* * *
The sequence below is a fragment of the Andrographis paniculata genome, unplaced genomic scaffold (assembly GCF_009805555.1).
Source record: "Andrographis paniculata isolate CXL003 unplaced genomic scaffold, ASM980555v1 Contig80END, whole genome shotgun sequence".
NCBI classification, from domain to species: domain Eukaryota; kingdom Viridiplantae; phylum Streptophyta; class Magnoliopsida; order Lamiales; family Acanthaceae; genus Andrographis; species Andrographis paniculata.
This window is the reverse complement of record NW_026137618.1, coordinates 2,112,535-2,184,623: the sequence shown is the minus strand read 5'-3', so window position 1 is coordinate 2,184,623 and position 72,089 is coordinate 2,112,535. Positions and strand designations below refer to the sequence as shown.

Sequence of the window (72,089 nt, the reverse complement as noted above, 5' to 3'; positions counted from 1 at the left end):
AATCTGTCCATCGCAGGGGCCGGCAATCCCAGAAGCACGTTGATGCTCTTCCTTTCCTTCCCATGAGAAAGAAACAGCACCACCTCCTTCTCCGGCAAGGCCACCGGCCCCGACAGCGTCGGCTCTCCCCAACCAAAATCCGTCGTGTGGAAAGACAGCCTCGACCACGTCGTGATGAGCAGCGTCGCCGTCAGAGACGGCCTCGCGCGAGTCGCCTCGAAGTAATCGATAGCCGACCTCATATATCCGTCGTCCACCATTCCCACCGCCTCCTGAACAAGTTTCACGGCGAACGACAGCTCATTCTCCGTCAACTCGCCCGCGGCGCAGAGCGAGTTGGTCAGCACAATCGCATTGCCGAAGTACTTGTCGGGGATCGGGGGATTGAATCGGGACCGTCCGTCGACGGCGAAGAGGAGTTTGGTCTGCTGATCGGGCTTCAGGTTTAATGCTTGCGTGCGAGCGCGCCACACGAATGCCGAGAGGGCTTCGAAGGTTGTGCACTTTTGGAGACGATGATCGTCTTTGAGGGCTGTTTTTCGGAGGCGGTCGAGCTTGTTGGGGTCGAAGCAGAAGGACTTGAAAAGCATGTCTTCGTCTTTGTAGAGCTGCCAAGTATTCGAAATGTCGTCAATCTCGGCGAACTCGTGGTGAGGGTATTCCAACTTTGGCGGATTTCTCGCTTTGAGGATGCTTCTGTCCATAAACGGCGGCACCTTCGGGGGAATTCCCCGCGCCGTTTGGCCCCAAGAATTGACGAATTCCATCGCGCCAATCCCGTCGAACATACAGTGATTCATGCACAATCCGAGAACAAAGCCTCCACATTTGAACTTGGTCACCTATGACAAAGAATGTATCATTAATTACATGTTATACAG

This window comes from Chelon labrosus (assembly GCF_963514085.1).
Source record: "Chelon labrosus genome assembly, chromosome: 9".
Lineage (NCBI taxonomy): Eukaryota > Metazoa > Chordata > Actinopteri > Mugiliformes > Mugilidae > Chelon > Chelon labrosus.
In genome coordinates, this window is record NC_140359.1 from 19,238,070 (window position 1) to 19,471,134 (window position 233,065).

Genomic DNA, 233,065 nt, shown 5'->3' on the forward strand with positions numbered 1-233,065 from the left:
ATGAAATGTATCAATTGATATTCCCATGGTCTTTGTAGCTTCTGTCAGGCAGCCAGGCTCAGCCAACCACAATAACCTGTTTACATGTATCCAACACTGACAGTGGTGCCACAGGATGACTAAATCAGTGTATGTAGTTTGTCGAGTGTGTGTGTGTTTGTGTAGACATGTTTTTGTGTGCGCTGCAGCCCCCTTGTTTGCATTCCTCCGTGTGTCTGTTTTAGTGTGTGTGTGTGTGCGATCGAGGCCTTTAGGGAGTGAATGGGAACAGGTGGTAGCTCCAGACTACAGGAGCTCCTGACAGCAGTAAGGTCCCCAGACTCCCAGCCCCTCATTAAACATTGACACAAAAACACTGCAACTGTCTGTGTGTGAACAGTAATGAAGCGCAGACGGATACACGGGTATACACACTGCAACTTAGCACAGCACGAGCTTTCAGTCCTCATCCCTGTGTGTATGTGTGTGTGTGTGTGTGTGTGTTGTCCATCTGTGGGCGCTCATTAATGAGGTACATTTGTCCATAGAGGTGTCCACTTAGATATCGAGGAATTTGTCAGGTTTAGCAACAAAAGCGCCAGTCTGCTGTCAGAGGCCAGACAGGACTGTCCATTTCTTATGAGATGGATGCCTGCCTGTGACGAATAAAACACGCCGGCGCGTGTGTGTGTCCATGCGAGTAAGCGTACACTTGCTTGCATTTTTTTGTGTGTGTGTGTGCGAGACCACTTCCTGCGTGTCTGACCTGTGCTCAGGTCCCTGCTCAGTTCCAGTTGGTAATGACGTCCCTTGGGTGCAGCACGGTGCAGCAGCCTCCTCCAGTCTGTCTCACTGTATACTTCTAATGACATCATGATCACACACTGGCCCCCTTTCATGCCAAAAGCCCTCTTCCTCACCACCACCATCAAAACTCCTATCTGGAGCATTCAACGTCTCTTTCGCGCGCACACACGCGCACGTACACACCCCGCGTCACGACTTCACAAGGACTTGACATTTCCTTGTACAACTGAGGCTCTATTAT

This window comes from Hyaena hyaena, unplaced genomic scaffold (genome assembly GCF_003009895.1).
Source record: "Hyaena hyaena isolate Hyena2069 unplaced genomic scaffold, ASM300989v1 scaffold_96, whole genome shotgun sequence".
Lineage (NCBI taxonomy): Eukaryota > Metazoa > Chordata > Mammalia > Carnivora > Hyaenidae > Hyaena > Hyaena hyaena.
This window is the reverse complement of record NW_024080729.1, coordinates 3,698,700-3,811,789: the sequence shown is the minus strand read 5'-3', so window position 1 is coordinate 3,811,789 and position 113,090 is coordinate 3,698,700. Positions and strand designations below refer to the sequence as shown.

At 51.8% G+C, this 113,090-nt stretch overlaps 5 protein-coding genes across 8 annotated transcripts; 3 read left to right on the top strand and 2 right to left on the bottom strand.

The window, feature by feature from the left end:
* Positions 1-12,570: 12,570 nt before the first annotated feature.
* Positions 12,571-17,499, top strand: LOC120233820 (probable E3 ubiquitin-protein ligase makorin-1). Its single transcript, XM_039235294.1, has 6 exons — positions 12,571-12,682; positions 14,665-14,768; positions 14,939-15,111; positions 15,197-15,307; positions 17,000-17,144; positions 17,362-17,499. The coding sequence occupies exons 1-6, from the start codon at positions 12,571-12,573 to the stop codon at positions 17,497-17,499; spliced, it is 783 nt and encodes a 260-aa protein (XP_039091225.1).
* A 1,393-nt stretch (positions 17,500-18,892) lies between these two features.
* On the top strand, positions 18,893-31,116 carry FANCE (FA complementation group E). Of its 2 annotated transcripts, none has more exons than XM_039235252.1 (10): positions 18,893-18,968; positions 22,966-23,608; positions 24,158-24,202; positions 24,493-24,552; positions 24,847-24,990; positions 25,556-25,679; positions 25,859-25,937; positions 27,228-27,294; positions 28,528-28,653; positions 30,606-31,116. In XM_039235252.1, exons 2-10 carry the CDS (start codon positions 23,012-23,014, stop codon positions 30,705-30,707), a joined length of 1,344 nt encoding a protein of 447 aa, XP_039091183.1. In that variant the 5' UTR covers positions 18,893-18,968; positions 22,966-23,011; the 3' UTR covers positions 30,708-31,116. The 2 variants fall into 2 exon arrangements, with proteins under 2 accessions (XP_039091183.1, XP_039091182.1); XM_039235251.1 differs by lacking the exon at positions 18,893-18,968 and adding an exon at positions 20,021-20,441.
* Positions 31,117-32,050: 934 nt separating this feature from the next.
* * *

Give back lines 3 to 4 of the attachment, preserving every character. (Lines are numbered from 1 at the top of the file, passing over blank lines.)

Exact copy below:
NCBI classification, from domain to species: domain Eukaryota; kingdom Viridiplantae; phylum Streptophyta; class Magnoliopsida; order Lamiales; family Acanthaceae; genus Andrographis; species Andrographis paniculata.
This window is the reverse complement of record NW_026137618.1, coordinates 2,112,535-2,184,623: the sequence shown is the minus strand read 5'-3', so window position 1 is coordinate 2,184,623 and position 72,089 is coordinate 2,112,535. Positions and strand designations below refer to the sequence as shown.